# Introduction to Mathematical Physics/N body problems and statistical equilibrium/Thermodynamical perfect gas

In this section, a perfect gas model is presented: all the particles are independent, without any interaction.

Remark:

A perfect gas corresponds to the case where the kinetic energy of the particles is large with respect to the typical interaction energy. Nevertheless, collisions between particles that can be neglected are necessary for the thermodynamical equilibrium to establish.

Classical approximation (see section secdistclassi) allows to replace the sum over the quantum states by an integral of the exponential of the classical hamiltonian $H(q_i,p_i)$. The price to pay is just to take into account a proportionality factor $\frac{1}{2\pi \hbar}$. Partition function $z$ associated to one particle is:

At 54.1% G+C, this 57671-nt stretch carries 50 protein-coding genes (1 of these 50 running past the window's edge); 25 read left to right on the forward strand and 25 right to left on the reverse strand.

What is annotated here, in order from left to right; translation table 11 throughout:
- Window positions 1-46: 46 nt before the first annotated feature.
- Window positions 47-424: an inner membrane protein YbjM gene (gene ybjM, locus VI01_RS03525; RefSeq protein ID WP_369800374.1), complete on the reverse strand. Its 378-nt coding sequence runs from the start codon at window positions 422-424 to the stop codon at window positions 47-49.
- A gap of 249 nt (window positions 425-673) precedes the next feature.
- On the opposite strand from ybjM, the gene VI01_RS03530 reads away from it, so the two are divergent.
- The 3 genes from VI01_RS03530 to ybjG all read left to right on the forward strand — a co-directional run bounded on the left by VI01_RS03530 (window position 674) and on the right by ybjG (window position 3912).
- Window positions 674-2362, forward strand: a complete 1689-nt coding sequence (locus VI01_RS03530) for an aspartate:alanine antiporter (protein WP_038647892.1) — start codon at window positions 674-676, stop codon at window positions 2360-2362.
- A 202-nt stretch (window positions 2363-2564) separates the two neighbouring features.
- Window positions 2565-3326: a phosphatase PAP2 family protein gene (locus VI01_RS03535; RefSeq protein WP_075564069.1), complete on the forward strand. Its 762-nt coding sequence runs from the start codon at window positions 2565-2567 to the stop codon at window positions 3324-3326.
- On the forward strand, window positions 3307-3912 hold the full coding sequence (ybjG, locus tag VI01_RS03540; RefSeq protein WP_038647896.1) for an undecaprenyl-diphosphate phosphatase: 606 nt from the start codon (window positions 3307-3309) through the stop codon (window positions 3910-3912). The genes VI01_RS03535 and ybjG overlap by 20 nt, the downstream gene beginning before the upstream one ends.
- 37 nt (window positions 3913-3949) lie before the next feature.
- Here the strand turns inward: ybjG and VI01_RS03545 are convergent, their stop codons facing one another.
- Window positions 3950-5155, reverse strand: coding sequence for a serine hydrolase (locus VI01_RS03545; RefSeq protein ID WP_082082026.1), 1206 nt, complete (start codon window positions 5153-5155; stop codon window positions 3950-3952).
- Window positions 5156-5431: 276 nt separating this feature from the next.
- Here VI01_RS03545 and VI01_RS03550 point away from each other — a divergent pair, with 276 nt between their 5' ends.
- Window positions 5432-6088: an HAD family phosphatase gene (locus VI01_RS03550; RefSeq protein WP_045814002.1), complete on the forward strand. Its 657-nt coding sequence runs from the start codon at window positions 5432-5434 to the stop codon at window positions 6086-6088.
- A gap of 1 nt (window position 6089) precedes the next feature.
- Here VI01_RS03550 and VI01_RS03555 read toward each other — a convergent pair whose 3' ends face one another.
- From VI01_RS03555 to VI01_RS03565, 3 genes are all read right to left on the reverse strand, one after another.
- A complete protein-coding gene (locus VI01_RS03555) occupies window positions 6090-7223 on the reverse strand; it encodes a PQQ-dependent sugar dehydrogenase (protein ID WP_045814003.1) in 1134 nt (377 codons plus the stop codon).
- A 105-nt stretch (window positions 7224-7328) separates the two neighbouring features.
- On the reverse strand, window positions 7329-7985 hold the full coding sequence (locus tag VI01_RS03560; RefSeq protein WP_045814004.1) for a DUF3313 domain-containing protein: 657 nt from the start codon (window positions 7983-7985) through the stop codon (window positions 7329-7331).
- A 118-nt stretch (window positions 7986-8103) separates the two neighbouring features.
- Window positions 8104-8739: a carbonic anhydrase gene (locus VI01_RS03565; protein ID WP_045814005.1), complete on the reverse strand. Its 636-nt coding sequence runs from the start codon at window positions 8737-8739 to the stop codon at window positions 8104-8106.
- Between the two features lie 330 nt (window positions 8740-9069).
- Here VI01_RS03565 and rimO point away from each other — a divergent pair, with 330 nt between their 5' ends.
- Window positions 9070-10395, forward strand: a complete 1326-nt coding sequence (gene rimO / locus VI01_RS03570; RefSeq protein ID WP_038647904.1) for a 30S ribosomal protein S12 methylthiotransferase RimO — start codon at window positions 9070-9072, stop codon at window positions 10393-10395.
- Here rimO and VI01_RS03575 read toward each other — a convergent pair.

$z=\frac{1}{2\pi \hbar}\int dq_i dp_i e^{-\beta H(p,q)}$

$z=\frac{1}{2\pi \hbar}\int dq^3 \int dp^3 e^{-\beta H(p,q)}$

Partition function $z$ is thus proportional to $V$ :

$z=A(\beta) V$

Because particles are independent, partition function $Z$ for the whole system can be written as:

$Z=\frac{1}{N!}z^N$

It is known that pressure (proportional to the Lagrange multiplier associated to the internal variable "volume") is related to the natural logarithm of $Z$; more precisely if one sets:

$F=-k_BT\log Z$

then

$p=-\frac{\partial F}{\partial V}.$

This last equation and the expression of $Z$ leads to the famous perfect gas state equation:

$pV=Nk_BT$